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Tag Archives | soil testing

Farming the CO2 Factor

In a rare moment in an early Rover reconnaissance mission to Mars, carbon dioxide (CO2) was released from a soil sample during a scientific test and was thought to indicate the presence of microbes. Excitement quickly faded to puzzlement, then dismay, as it was realized that a glitch in the expensive on-board lab had produced inorganic CO2. Chemicals used for the soil extract triggered release of inorganic CO2, perhaps from the ubiquitous magnesite (MgCO3) found in Martian soil.

Will Brinton and Odette Menard (MAPAQ Quebec) speak at an on-farm event in Pennsylvania as part of the No-Till Alliance Field Days,

On Earth, the release of carbon dioxide from moist soil due to microbial activity is so pervasive that it is difficult not to observe it. We don’t have the problem they do on Mars trying to distinguish biological CO2, in an atmosphere containing 96 percent CO2, from non-living sources. In science we call this dilemma “distinguishing small differences between large numbers.” Here on Earth, CO2 in the atmosphere is only 0.04 percent, and climbing just barely perceptibly, making it relatively easy to distinguish biological CO2. Curiously, almost nobody is doing it.

Borrowing From the Past

I learned about soil CO2 respiration working on a graduate program in Sweden investigating fertilizer and crop effects on soil biology. Agronomists in the 1950s set up farm plots and maintained them for decades, enabling later researchers such as myself to observe the long-term effects of differing soil management.

In the process, I discovered a trove of even earlier Swedish work on soil respiration. Continue Reading →

Minerals for Healthy Soil & High-Quality, Top Yields

It’s a new century, and there is more knowledge about farming and the role of minerals, and there are more farmers paying attention to it. When it comes to farming, we know what the “base” is: putting all the pieces together including minerals, biology and soil structure — and using crop fertilizers that provide above and  beyond what the soil can dish out in terms of nutrients and biology.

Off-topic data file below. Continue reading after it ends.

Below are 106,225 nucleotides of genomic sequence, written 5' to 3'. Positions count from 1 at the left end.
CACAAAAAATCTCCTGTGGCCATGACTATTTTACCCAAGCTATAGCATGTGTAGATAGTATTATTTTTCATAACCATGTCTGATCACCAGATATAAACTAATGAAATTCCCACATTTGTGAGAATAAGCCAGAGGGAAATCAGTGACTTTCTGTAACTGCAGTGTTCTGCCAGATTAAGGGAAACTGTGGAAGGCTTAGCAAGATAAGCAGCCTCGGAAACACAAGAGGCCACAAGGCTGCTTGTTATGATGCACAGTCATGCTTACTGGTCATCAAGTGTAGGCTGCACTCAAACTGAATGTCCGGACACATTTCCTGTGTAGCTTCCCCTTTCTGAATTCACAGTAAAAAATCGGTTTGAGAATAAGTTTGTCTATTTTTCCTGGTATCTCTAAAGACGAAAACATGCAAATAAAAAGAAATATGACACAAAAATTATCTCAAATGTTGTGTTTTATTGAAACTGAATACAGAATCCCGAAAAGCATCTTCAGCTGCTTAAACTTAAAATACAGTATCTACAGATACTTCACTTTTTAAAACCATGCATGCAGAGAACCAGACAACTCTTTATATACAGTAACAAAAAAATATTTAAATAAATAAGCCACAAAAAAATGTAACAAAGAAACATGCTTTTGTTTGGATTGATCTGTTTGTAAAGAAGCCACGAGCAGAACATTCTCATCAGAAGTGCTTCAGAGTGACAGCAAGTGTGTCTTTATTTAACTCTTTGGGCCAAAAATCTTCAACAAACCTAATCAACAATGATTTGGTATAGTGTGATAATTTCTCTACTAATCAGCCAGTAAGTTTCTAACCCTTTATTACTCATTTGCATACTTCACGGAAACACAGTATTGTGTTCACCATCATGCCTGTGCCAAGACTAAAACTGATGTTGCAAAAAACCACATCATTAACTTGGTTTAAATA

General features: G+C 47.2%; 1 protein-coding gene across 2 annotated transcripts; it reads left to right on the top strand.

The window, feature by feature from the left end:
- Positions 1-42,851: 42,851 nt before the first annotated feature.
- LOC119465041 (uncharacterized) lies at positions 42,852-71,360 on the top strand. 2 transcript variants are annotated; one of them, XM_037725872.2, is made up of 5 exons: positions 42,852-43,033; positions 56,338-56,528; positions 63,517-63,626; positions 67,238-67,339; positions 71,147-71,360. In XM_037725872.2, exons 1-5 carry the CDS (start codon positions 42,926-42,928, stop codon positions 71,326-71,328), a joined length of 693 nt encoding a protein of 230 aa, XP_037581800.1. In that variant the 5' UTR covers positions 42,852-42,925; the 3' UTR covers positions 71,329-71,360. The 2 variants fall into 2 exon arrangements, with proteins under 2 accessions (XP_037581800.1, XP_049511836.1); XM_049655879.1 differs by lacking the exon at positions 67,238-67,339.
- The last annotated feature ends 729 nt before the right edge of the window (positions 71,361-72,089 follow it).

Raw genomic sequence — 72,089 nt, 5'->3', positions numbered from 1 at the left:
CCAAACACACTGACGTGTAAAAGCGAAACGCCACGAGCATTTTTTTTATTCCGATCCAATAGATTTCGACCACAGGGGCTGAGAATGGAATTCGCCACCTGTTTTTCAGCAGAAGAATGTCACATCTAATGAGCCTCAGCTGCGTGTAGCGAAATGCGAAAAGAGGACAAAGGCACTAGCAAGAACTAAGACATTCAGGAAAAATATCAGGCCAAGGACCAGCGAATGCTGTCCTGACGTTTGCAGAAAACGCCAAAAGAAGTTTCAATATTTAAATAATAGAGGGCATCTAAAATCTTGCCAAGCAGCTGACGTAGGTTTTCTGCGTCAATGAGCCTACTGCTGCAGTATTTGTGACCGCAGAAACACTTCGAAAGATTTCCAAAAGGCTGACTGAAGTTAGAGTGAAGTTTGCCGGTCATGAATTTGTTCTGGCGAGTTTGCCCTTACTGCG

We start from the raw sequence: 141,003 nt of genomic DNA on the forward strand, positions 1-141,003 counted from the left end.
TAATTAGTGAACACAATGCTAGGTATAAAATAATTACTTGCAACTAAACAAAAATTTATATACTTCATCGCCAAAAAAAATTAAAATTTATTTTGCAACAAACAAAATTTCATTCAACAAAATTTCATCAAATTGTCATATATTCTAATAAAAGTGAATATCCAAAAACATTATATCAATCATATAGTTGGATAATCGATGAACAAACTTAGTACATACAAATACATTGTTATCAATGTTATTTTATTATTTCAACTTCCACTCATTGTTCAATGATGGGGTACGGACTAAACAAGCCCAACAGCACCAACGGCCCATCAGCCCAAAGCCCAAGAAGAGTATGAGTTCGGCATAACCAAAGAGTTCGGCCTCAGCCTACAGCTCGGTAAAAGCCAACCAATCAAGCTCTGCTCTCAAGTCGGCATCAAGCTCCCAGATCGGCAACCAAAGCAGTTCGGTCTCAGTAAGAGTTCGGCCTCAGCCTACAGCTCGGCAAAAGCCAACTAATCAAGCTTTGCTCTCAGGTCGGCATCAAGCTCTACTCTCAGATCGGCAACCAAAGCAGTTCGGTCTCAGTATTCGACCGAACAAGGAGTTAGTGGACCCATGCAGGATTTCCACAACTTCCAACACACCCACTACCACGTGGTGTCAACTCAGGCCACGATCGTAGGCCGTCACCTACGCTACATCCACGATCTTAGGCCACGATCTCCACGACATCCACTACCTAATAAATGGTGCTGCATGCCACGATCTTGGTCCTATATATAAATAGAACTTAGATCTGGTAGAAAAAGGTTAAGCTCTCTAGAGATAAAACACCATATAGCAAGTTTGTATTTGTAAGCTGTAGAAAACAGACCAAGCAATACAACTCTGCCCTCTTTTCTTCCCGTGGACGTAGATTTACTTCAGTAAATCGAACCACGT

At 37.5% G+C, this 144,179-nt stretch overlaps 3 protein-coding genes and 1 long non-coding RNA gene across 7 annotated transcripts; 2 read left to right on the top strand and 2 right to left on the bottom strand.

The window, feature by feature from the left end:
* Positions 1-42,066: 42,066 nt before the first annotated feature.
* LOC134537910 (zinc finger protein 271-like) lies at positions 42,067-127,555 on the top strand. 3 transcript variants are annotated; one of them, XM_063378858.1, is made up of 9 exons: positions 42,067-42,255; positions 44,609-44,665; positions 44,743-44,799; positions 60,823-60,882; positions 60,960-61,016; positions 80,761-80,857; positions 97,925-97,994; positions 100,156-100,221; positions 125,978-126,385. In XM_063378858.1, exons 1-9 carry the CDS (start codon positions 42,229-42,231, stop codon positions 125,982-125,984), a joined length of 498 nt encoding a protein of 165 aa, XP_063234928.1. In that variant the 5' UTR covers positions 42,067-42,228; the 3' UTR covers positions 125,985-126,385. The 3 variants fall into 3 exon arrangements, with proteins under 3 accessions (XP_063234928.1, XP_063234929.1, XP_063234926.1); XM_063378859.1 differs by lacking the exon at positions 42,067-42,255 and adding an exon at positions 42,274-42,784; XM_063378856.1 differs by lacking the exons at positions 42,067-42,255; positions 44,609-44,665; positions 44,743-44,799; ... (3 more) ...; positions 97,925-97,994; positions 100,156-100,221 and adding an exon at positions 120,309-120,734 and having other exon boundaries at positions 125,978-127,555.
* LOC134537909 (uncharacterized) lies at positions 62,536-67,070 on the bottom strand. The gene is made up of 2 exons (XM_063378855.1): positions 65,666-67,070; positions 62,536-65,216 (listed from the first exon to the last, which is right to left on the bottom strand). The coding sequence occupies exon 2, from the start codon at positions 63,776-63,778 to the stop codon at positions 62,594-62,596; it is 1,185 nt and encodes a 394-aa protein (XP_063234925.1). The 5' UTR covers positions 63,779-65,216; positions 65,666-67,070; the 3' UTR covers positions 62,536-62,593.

A fall mixed cover the author grew after rye was harvested. He used the cover crop to capture nutrients in a biological form and to cycle nutrients to get more minerals into the following cash crop.

Even though there’s a lot of discussion about soil health, no-till and soil structure in farming right now, not enough attention is paid to minerals.

It seems like so much of agriculture is spending its time and money chasing magic biologicals, foliars or plant protection and not focusing on doing everything you can to feed your crop a balance of minerals and prevent the problems in the first place.

So what is your limiting factor or constraint that interferes with plant production and plant health? You need to understand that your farming practices have a lot of influence on plant health, and plants that are healthy protect themselves — just as you have an immune system that functions well if you are healthy. Reduce stress; eat a balanced diet with a balance of nutrients; eat a variety of foods that are clean without foreign compounds to fight and a good biological balance. If you get all that right do you need to take supplements?

It’s not farming the same way it was in grandpa’s day because there was a lot he didn’t know. He didn’t understand nutrients, soil health or soil fertility, and didn’t have the tools we have. He was stuck with a “plow.” If I asked you to do everything you could to get your soils healthy and mineralized, what would you do? Continue Reading →

Soil Lab Selection

Soil lab selection: How does anyone choose the right laboratory? Aren’t they all the same? Should you send a sample to several different labs and average the results? How do you get the samples to a lab and what is the turnaround time? Some homework needs to be done here.